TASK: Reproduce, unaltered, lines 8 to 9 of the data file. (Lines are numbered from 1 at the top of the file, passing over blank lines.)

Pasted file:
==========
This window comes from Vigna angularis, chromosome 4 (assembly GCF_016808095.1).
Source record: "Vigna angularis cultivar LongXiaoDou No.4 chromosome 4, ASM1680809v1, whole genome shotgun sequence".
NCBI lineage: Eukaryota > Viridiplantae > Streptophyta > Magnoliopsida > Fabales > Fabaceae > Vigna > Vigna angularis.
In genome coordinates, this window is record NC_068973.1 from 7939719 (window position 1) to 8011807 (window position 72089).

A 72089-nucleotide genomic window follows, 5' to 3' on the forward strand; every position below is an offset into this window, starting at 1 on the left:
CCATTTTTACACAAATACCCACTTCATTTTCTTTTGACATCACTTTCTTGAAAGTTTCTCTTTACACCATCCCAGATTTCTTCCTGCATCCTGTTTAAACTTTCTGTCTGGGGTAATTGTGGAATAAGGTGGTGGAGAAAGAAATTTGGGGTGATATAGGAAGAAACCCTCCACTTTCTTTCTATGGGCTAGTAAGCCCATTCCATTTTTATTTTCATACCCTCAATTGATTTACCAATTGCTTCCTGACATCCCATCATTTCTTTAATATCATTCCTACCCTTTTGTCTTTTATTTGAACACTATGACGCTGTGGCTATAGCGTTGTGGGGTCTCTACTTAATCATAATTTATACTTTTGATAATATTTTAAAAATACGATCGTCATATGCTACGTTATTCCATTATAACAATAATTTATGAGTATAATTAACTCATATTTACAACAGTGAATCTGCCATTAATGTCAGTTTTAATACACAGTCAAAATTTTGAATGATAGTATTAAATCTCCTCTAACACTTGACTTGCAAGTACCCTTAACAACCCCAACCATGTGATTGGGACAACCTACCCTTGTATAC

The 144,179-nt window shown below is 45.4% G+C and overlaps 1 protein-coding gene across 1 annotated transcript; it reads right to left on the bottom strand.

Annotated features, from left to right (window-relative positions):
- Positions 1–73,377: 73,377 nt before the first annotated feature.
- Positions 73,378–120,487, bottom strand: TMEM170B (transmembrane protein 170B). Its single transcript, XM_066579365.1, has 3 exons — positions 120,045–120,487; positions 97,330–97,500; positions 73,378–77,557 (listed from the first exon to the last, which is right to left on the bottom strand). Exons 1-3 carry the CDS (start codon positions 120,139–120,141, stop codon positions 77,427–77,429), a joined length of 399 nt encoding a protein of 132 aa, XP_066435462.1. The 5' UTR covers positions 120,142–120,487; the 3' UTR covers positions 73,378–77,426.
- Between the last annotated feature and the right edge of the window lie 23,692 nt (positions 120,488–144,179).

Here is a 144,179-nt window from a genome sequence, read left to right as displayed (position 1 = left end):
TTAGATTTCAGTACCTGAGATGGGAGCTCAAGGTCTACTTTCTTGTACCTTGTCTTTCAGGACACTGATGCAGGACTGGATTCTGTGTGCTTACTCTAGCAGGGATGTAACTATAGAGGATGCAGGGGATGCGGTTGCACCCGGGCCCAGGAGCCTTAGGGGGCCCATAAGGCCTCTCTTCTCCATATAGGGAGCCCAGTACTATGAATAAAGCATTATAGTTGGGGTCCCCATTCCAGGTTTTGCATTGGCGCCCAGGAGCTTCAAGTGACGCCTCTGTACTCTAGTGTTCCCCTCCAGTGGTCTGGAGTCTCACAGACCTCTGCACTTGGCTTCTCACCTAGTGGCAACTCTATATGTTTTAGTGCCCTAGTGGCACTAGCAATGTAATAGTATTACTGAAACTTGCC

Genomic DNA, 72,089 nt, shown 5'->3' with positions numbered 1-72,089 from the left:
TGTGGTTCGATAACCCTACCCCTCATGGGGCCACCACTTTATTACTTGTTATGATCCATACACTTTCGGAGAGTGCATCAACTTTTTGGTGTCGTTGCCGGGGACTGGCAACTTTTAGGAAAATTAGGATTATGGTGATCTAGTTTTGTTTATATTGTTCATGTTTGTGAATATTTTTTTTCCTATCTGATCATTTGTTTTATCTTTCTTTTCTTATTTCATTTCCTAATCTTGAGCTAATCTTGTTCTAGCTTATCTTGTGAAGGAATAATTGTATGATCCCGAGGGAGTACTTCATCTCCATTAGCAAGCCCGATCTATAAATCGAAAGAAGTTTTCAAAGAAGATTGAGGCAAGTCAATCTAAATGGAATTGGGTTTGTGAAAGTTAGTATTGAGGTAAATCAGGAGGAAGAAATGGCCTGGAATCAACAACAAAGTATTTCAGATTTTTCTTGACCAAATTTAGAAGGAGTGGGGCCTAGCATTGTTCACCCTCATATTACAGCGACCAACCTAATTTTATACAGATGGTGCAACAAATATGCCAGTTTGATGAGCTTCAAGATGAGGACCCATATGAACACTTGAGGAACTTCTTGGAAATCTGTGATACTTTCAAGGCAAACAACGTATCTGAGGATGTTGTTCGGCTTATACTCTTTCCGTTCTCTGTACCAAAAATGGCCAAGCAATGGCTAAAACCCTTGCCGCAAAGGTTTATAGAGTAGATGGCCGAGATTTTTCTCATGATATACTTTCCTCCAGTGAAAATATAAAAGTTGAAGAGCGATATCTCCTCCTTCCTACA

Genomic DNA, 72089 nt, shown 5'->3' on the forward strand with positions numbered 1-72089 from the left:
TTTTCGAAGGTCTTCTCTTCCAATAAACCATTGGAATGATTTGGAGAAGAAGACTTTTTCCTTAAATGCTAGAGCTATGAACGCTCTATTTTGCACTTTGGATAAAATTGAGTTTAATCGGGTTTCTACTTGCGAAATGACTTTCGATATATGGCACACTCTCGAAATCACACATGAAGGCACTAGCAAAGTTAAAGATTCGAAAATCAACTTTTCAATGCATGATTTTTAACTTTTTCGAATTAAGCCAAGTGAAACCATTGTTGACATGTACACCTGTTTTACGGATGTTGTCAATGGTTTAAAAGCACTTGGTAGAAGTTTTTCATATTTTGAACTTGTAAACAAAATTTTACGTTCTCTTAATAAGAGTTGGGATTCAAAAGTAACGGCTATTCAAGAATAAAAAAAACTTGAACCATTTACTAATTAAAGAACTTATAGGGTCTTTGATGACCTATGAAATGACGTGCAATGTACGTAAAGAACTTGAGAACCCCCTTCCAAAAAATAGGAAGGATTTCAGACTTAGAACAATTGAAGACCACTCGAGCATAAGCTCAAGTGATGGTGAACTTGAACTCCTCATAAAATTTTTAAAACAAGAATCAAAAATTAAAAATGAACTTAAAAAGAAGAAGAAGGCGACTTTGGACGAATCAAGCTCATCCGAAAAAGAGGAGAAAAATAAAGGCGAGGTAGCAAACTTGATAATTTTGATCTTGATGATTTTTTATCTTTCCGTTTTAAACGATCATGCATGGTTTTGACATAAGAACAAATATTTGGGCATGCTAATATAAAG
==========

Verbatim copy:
Annotated features, from left to right (window-relative positions):
- Positions 1–73,377: 73,377 nt before the first annotated feature.